The Ramones hold the distinctive position in City Gardens history as the band that headlined the most—22 shows. The New York City-based group was a touring machine and, given their proximity to Trenton, it is no wonder they played City Gardens so often. Ramones shows were always an event, and just about everyone who ever went to City Gardens saw them in some form, at some point.
Ramones at City Gardens
December 26, 1981
April 13, 1985
November 27, 1985
June 7, 1986
July 11, 1986
October 10, 1986
January 3, 1987
August 29, 1987, with Elvis Ramone on drums
January 1, 1988, with Adrenaline OD
April 22, 1988, with Prong
August 5, 1988, with The Dickies
Oct 14 & 15, 1988 (two shows back-to-back)
April 14, 1989
February 23, 1990, with The Fiendz
October 7, 1990
May 29, 1991
October 4, 1991, with Ween
April 12, 1992, with Blitzspeer
April 17, 1993, with Outcrowd
October 3, 1993
November 20, 1993, with Bouncing Souls
Monte A. Melnick (Ramones tour manager/author On the Road With the Ramones): They weren’t just a simple, three-chord, go-upand- play, dumb band. They thought out a lot of the details. While the production looked really simple, people don’t realize that behind the band was a very large crew whose job was making sure everything ran like a well-oiled machine. It was not seen by the audience. The band was much better because of the lighting, the sound, and stage crew. We tried to never reveal what was going on behind the scenes. All you got was the show.
Randy Now: They were the first band to have a tractor trailer full of equipment, and we weren’t ready for it. I probably had one guy to help them unload it all, and we needed ten. We were disorganized and running way late, so we had to delay opening the doors. When we did finally open, we had everyone go in the back room so the band could soundcheck. That’s also the show were I learned you must have towels for bands—very important. The band is all sweaty and they’re up there yelling, “Where’s the towels?” Of course I didn’t have any, and they’re like, “Didn’t you read the rider?” I was confused. What’s a rider? I had no idea. Before that, I would get riders in the mail but never even look at them. I just tossed them aside.
Monte A. Melnick: One funny thing we asked for on the rider was Yoo-hoo. Yoo-hoo is a non-fat chocolate drink that has vitamins and minerals in it. For some reason, that’s one of the things Johnny Ramone added to the rider from the beginning. Johnny probably did it because Yogi Berra used to do Yoo-hoo commercials. Yogi would say, “Me He for Yoo-hoo.” A fan made Johnny a Yoo hoo shirt with Johnny playing guitar in front of a Yoo-hoo bottle. It was one of his favorite shirts. Hell, I got addicted to the stuff. In the beginning it was a local thing in our area, so I’d talk to some promoter in Idaho, and he’d say, “What the hell is Yoo-hoo?” I was flexible.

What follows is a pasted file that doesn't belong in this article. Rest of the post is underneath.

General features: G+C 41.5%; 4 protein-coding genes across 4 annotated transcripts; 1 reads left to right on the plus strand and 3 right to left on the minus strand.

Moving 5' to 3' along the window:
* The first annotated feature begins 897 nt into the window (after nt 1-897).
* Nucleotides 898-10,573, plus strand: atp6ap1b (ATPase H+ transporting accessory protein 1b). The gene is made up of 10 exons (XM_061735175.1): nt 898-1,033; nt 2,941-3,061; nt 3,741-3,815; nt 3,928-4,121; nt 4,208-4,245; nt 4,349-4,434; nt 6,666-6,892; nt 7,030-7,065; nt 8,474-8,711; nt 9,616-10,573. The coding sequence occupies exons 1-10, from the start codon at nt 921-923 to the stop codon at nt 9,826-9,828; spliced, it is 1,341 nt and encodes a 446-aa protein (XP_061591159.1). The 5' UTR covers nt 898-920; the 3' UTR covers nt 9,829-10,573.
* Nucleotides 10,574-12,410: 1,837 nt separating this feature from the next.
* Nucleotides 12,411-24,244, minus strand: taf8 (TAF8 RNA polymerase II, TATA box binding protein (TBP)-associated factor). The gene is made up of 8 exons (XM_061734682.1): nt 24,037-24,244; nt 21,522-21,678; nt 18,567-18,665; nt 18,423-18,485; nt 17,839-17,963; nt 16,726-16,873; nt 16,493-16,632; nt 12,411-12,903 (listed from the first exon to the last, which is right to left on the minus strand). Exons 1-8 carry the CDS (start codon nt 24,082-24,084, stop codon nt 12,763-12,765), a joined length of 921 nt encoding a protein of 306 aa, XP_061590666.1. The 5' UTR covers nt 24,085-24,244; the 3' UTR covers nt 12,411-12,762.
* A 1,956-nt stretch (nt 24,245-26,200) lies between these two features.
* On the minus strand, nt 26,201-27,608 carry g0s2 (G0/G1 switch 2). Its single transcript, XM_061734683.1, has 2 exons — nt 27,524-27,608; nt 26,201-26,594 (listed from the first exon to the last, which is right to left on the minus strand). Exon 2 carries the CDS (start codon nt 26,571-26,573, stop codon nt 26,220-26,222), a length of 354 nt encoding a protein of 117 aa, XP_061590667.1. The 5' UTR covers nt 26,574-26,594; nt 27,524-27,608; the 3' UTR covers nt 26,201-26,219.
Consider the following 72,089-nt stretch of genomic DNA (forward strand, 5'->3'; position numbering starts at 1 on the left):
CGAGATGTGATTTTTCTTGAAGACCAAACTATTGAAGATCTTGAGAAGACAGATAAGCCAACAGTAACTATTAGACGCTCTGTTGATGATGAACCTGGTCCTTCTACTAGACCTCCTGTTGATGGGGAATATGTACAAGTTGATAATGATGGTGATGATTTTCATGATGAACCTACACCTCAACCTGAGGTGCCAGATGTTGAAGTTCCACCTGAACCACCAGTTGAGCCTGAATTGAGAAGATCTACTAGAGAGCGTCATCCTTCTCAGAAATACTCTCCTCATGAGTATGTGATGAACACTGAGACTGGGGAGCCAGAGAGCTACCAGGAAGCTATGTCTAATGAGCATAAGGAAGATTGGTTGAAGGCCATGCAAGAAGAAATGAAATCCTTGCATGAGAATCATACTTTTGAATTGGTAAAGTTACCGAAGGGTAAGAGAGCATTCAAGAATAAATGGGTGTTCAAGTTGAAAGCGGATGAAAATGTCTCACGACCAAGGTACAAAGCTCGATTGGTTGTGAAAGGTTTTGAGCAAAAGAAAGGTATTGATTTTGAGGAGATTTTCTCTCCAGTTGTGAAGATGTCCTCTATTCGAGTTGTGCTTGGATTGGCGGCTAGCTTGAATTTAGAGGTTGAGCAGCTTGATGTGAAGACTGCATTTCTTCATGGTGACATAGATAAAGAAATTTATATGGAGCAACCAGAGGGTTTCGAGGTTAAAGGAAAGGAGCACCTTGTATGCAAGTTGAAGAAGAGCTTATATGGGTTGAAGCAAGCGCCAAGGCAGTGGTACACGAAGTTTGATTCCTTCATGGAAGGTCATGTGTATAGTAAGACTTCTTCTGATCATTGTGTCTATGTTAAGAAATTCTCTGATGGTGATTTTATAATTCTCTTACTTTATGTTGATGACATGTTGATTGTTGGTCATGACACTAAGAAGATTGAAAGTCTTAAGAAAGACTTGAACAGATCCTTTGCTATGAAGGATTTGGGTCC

Deirdre Humenik (City Gardens employee): The Ramones were wonderful. All they ever wanted was pizza and Pepsi. One show, I was carrying two cases of beer and ice to the stage and it was very heavy. I was trying to walk through the crowd and usually people would get out of my way. An older guy turns around and says, “I’ve been waiting 13 years to see this band, and you’re not getting past me.” I said, “Thirteen years is a really long time when they play everywhere, all the time. And if they don’t get this beer, they aren’t playing tonight.” So, he punched me in the chest and got tossed out. He waited 13 years only to get thrown out for being an asshole.
Randy Now: When I lived in Pennsylvania, I had to drive down Calhoun Street and over the Calhoun Street Bridge to get home. I remember after a Ramones show having thousands of dollars in cash on me at two or three in the morning, thinking, “What am I doing?”
Monte A. Melnick: We played so many places, so many clubs. The guys learned early enough to carry their own PA, so they’d have consistency in sound at every show. In a lot of ways, City Gardens was a local gig for us. It was only 70 miles from New York, so it was easy enough for us to drive there and back. No overnight expenses and all that. It also hit the markets around Philadelphia. The crowd was always great, and the guys liked it. You know, City Gardens wasn’t the ritziest place in the world, but Randy did a great job taking care of all the things on the rider. A lot of clubs, you had to fight for stuff, and we didn’t really ask for a huge amount. Randy set things up the way we wanted it and made us feel comfortable. That’s why we came back so many times… Randy would do anything we wanted. He took care of the crews. He took care of the load-in and load-out. He made sure people were there. Some clubs would say: “Don’t worry, there’s some people coming to help you load in.” But then they’d disappear at the end of the night, and my crew would get pissed off because there was nobody there to help them. The thing is, we lived on the road. If we liked a place and knew we were going to make money there, why would we trash the place? Trash the place and not be able to come back and make money? It didn’t make sense. The whole rock and roll story about bands trashing hotel rooms and stuff… great if you’re Led Zeppelin and you have a billion dollars. We caused some damage in the early days, but the band learned the hard way after having to pay the bills: Don’t trash the hotel rooms or the club.